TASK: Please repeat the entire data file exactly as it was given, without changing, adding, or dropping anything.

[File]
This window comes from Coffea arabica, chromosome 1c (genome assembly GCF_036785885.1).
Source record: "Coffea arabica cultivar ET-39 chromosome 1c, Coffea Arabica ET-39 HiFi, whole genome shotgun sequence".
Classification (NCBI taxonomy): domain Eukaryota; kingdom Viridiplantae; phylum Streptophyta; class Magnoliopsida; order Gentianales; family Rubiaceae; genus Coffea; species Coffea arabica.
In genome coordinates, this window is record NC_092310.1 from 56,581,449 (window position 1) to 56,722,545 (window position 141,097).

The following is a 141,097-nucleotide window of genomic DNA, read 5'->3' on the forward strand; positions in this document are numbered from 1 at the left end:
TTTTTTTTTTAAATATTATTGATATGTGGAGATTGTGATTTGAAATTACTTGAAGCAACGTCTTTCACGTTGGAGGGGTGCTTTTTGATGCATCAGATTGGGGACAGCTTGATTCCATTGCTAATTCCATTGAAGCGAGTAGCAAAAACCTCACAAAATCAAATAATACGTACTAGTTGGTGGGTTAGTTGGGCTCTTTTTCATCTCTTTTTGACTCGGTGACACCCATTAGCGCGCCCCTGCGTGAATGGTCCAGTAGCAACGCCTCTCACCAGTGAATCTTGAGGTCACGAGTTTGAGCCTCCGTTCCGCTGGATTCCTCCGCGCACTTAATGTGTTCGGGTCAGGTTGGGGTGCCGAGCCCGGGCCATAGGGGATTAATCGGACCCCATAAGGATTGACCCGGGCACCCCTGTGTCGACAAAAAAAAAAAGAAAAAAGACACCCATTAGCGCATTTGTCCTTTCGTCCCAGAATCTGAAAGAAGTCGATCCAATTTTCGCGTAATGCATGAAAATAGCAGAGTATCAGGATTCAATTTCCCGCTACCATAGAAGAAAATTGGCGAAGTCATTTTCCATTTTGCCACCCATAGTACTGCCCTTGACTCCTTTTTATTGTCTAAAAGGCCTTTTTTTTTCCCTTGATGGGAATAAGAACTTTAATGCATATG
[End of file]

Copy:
This window comes from Coffea arabica, chromosome 1c (genome assembly GCF_036785885.1).
Source record: "Coffea arabica cultivar ET-39 chromosome 1c, Coffea Arabica ET-39 HiFi, whole genome shotgun sequence".
Classification (NCBI taxonomy): domain Eukaryota; kingdom Viridiplantae; phylum Streptophyta; class Magnoliopsida; order Gentianales; family Rubiaceae; genus Coffea; species Coffea arabica.
In genome coordinates, this window is record NC_092310.1 from 56,581,449 (window position 1) to 56,722,545 (window position 141,097).

The following is a 141,097-nucleotide window of genomic DNA, read 5'->3' on the forward strand; positions in this document are numbered from 1 at the left end:
TTTTTTTTTTAAATATTATTGATATGTGGAGATTGTGATTTGAAATTACTTGAAGCAACGTCTTTCACGTTGGAGGGGTGCTTTTTGATGCATCAGATTGGGGACAGCTTGATTCCATTGCTAATTCCATTGAAGCGAGTAGCAAAAACCTCACAAAATCAAATAATACGTACTAGTTGGTGGGTTAGTTGGGCTCTTTTTCATCTCTTTTTGACTCGGTGACACCCATTAGCGCGCCCCTGCGTGAATGGTCCAGTAGCAACGCCTCTCACCAGTGAATCTTGAGGTCACGAGTTTGAGCCTCCGTTCCGCTGGATTCCTCCGCGCACTTAATGTGTTCGGGTCAGGTTGGGGTGCCGAGCCCGGGCCATAGGGGATTAATCGGACCCCATAAGGATTGACCCGGGCACCCCTGTGTCGACAAAAAAAAAAAGAAAAAAGACACCCATTAGCGCATTTGTCCTTTCGTCCCAGAATCTGAAAGAAGTCGATCCAATTTTCGCGTAATGCATGAAAATAGCAGAGTATCAGGATTCAATTTCCCGCTACCATAGAAGAAAATTGGCGAAGTCATTTTCCATTTTGCCACCCATAGTACTGCCCTTGACTCCTTTTTATTGTCTAAAAGGCCTTTTTTTTTCCCTTGATGGGAATAAGAACTTTAATGCATATG